Water, water everywhere (or nowhere?)

Karakum-Desert-Turkmenistan.-Author-David-Staney.-Licensed-under-the-Creative-Commons-AttributionA new paper by Hopman and colleagues (Andreas is also another author but is being modest) has evaluated the effect of removing sinks from the ICU. The trigger for this intervention was an outbreak caused by an ESBL-Enterobacter that could be related to contaminated sinks. The study looked at what happens if you remove all water sources from the ICU, and all water-related activities were migrated to a tap water-free solution. This meant wipes were used for staff hands if soiled (followed by alcohol), wipes and shampoo caps were used for patient hygiene and bottled water for medications, drinks and oral hygiene. Despite already low colonisation rates due to the use of Selective Digestive Decontamination (SDD), the study reported a significant 18% reduction (P=0.02) in colonisation with Gram-negatives which was related to length of stay, with the biggest reduction in patients with a stay in over 14 days. I would have been very interested to see what the staff opinion of this intervention was. Would staff accept the removal of the sinks and what would they think about it? In the UK there has always been a perceived wisdom that hand hygiene with soap and water is the gold standard and I wonder how this would be received by staff. I would probably talk extensively with the staff to see how they feel about such an intervention prior to any potential implementation as I know from personal experience that many nurses still feel that patients should be washed in soap and water due to concerns that wipes would not be effective and would not affect residual bacteria on the skin (not true, as studies have shown).

Given other issues of what’s going on in a sink in terms of genetic transfer of resistance genes and problems with Pseudomonas, removing sinks may be a consideration for organisations facing major renovations and with residual biofilm issues. I’d now like to see the cost-effectiveness study as I could definitely see a perceived cost issue with the use of wipes and bottled water. Whether this could be offset by savings in terms of infection and other costs would be good to know.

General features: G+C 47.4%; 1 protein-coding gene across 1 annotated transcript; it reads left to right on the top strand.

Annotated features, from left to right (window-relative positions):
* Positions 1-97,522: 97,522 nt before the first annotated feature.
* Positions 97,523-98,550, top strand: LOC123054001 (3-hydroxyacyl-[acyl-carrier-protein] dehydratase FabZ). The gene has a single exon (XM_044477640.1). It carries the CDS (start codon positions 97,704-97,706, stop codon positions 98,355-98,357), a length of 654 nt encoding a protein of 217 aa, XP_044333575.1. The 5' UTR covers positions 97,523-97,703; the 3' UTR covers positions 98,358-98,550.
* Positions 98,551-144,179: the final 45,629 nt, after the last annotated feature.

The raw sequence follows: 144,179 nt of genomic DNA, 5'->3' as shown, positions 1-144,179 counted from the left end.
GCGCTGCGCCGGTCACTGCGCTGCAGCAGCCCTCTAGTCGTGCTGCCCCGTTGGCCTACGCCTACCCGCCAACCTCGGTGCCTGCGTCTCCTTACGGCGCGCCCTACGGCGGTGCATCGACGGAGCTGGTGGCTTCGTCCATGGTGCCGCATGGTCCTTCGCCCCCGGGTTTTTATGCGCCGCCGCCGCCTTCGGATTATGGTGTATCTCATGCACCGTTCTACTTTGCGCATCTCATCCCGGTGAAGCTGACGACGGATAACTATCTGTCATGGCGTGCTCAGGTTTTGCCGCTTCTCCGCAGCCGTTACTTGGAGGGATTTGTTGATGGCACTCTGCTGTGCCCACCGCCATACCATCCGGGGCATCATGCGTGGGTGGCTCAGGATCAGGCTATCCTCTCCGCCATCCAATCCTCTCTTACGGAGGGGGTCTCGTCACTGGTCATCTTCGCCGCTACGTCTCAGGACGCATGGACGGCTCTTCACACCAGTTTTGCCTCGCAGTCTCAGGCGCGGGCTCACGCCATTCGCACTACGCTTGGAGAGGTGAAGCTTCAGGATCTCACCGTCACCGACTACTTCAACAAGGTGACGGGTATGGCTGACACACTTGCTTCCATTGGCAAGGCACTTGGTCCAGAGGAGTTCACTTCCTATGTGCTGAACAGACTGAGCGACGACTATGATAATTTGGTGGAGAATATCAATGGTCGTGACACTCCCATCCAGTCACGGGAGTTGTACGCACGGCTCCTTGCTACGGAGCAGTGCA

One thought on “Water, water everywhere (or nowhere?)

  1. Agree that it would be useful to see the results from a cost-effectiveness study, including assessment of the waste impact of increased use of wipes.

    Do you think that sinks and taps can be significantly improved by design (including materials)?

    For instance, focussing on gene transfer (plasmid exchange), this has been shown to occur on standard clinical surfaces but not on copper/copper alloy metals. The in-situ bioburden reduction (typically 80%) on copper surfaces, which is confirmed in several differing healthcare settings around the world – indicates this would be a useful adjunct to cleaning and hand hygiene, without modifying healthcare worker behaviour or impacting cleaning regimen.

    There are indications of synergies between disinfectants and certain materials, improving the kill rate and providing lasting protection between touches and between cleans.


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